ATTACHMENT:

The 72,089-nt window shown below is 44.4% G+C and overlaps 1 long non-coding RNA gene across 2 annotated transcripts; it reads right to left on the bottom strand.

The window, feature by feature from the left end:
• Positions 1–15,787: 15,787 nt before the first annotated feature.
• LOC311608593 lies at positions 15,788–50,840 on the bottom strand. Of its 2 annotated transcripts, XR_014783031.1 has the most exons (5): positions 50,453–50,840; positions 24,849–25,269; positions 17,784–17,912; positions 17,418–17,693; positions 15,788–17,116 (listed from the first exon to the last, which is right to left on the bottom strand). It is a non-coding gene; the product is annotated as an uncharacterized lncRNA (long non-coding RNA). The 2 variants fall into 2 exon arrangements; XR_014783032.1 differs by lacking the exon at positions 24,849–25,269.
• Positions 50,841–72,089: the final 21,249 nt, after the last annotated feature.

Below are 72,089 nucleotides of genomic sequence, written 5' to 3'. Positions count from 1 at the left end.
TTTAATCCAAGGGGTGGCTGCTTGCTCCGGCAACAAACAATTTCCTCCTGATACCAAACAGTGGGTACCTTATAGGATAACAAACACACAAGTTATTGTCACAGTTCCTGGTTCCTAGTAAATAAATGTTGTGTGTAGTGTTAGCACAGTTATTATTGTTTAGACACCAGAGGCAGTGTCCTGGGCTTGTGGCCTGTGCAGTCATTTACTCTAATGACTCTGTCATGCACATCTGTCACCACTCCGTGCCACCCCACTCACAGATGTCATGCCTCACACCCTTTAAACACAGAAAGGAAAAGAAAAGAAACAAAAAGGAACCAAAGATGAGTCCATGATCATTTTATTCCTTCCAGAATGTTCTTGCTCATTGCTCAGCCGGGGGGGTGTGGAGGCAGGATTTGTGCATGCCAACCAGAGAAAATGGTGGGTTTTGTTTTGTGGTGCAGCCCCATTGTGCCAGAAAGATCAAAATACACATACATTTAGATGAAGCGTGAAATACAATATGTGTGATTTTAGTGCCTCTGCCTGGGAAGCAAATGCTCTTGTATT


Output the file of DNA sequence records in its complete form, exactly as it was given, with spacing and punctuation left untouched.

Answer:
The 72,089-nt window shown below is 44.4% G+C and overlaps 1 long non-coding RNA gene across 2 annotated transcripts; it reads right to left on the bottom strand.

The window, feature by feature from the left end:
• Positions 1–15,787: 15,787 nt before the first annotated feature.
• LOC311608593 lies at positions 15,788–50,840 on the bottom strand. Of its 2 annotated transcripts, XR_014783031.1 has the most exons (5): positions 50,453–50,840; positions 24,849–25,269; positions 17,784–17,912; positions 17,418–17,693; positions 15,788–17,116 (listed from the first exon to the last, which is right to left on the bottom strand). It is a non-coding gene; the product is annotated as an uncharacterized lncRNA (long non-coding RNA). The 2 variants fall into 2 exon arrangements; XR_014783032.1 differs by lacking the exon at positions 24,849–25,269.
• Positions 50,841–72,089: the final 21,249 nt, after the last annotated feature.

Below are 72,089 nucleotides of genomic sequence, written 5' to 3'. Positions count from 1 at the left end.
TTTAATCCAAGGGGTGGCTGCTTGCTCCGGCAACAAACAATTTCCTCCTGATACCAAACAGTGGGTACCTTATAGGATAACAAACACACAAGTTATTGTCACAGTTCCTGGTTCCTAGTAAATAAATGTTGTGTGTAGTGTTAGCACAGTTATTATTGTTTAGACACCAGAGGCAGTGTCCTGGGCTTGTGGCCTGTGCAGTCATTTACTCTAATGACTCTGTCATGCACATCTGTCACCACTCCGTGCCACCCCACTCACAGATGTCATGCCTCACACCCTTTAAACACAGAAAGGAAAAGAAAAGAAACAAAAAGGAACCAAAGATGAGTCCATGATCATTTTATTCCTTCCAGAATGTTCTTGCTCATTGCTCAGCCGGGGGGGTGTGGAGGCAGGATTTGTGCATGCCAACCAGAGAAAATGGTGGGTTTTGTTTTGTGGTGCAGCCCCATTGTGCCAGAAAGATCAAAATACACATACATTTAGATGAAGCGTGAAATACAATATGTGTGATTTTAGTGCCTCTGCCTGGGAAGCAAATGCTCTTGTATT